Locals grab lotted bare land in mixed farm sale

15 October 1999

Locals grab lotted bare land in mixed farm sale

By Louise Rose

BROUGHT to the market in April, Manor Farm, Etchilhampton, Wilts, has been sold in three lots with the majority of the bare land going to neighbouring farmers.

"Two years ago this type of farm is likely to have gone as a whole but in the current market lotting up is on the increase," said Ian Hepburn, Strutt & Parker who handled the sale.

The 761-acre mixed dairy and arable unit was guided at offers in the region of £2.75m for the whole and Mr Hepburn maintains an aggregate figure close to this was achieved.

A developer purchased the main farmhouse, steading and 185 acres of land with the rest of the acreage bought by locals looking to expand. On average about £2400/acre was paid for the land with AKC Agriculture, Devizes and Dreweatt Neate acting for these purchasers.

However, despite plenty of competition for the bare land from local farmers a 360-acre arable unit in Essex sold as a whole to a local businessman.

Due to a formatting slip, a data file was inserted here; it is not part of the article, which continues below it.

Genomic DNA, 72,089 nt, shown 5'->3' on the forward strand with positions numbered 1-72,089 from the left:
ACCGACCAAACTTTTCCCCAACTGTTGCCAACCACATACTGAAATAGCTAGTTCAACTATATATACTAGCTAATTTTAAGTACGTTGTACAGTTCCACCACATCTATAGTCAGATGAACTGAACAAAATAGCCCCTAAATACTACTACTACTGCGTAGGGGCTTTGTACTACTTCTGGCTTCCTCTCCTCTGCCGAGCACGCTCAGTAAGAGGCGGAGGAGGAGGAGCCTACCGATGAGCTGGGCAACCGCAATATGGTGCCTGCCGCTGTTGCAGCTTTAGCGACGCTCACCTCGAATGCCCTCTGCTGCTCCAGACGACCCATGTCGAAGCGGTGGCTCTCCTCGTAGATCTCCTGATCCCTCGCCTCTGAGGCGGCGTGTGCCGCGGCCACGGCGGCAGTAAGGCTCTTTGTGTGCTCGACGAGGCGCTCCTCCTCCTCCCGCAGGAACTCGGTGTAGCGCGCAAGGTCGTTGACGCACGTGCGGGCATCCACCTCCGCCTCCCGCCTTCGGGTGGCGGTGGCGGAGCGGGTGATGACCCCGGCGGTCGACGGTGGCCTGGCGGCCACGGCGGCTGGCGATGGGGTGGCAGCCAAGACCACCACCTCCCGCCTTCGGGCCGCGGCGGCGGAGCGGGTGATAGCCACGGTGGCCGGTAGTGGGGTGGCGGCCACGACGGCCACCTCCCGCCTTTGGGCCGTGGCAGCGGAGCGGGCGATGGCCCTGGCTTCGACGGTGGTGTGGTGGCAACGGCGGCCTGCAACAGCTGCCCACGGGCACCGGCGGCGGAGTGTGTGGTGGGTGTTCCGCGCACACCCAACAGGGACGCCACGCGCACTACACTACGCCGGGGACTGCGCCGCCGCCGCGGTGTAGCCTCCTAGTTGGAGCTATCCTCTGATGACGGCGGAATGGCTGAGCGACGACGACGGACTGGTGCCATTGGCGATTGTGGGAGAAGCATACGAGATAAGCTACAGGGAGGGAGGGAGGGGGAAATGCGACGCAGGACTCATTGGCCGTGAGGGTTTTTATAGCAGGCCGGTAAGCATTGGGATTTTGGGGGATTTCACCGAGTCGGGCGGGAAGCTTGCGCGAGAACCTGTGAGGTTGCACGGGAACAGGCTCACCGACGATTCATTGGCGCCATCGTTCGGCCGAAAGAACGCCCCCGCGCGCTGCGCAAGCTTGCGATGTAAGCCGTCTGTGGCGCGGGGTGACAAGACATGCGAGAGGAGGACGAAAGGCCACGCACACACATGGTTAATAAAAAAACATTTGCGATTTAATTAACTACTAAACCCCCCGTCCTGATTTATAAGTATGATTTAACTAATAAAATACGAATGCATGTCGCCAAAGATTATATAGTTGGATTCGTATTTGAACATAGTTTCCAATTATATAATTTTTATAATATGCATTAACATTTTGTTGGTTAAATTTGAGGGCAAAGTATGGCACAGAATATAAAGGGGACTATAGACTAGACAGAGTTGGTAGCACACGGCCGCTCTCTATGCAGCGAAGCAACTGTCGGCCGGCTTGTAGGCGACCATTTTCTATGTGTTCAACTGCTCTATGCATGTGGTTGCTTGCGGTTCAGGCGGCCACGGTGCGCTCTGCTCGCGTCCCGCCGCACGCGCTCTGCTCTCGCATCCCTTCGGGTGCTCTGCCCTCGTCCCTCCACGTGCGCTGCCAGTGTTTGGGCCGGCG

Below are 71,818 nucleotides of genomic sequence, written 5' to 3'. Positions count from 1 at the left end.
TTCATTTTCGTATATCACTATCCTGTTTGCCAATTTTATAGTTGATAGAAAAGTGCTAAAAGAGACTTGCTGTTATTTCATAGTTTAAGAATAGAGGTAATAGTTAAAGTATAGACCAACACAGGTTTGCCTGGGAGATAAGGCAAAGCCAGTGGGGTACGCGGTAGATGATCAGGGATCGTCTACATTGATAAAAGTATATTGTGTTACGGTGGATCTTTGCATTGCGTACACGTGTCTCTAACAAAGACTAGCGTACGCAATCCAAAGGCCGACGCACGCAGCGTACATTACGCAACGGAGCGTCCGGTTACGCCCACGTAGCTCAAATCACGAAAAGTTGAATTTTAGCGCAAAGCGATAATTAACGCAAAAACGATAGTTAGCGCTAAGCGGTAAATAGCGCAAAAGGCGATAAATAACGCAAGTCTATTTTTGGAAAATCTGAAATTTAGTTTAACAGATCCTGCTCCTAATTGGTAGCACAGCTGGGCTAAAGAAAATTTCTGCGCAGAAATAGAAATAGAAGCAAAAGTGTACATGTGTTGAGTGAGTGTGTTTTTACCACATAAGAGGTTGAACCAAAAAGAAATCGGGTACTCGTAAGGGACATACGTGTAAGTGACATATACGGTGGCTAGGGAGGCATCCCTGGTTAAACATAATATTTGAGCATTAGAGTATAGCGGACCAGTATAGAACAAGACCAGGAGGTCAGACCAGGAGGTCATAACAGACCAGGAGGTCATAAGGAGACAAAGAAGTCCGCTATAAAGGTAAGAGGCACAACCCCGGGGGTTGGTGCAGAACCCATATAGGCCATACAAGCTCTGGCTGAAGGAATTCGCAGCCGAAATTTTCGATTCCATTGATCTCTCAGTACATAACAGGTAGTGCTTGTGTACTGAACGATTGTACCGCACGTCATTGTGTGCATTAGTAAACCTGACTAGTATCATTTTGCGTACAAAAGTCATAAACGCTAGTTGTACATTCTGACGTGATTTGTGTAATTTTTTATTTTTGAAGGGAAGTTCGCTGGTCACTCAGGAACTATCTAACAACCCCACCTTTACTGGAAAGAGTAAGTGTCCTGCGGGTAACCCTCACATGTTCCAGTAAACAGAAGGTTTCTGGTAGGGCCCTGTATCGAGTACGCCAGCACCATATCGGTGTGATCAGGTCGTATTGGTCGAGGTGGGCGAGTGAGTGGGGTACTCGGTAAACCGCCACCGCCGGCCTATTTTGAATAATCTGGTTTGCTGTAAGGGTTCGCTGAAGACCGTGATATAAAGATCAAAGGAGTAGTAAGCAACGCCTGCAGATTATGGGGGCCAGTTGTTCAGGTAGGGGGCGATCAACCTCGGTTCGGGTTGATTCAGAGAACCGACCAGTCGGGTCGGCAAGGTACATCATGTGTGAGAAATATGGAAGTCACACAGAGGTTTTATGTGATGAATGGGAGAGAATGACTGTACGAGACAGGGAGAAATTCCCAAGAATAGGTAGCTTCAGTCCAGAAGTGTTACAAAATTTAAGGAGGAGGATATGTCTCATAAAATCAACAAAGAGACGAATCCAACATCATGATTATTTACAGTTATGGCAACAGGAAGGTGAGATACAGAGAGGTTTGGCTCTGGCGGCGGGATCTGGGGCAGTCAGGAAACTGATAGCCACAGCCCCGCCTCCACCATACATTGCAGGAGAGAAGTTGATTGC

"Interest was split three ways," said Tim Fagan, Strutt & Parker, "Between London, local non-farmers and farmers after the land, who pushed the bidding to well over £3000/acre for the bare land".

Roffey Farm, Great Dunmow included a five-bedroom farmhouse, modern grain storage for 1000t and grade 2 land. A small woodland acreage provided the basis for a shoot.

Guided at offers over £1.6m for the whole Mr Fagan maintains the sale price was nearer the £2m mark.

Going to best and final offers after plenty of interest from the residential sector and businessmen, Billingsley Farm, Little Dewchurch, near Hereford sold to a Herefordshire farmer for in excess of the £1.1m guide.

"Potential buyers included farmers from as far afield as Scotland and the west country," said Anthony Mayell, Finn & Mayell, "And the sale was agreed within six weeks".

Acting for the purchaser Ryan Williams, McCartneys said: "There are plans to upgrade the farmhouse and farm buildings, but the farm business tenancy on the land which generates £54,000/year on a holding of 367 acres appealed to my client".

"The remaining four years of the farm business tenancy attracted buyers particularly those from further afield who felt they could ease their way into the farm drawing on the expertise of the tenant and his local knowledge," said Mr Mayell

Also, he said a number of farmers who had taken retirement relief on previous sales showed an interest in the unit tempted by living on a farm with the rent providing their pension.

Billingsley Farm, Herefordshire, generated interest from a new type of buyer – farmers who had taken retirement relief on previous sales and were tempted by living on a farm with a rent providing their pension.

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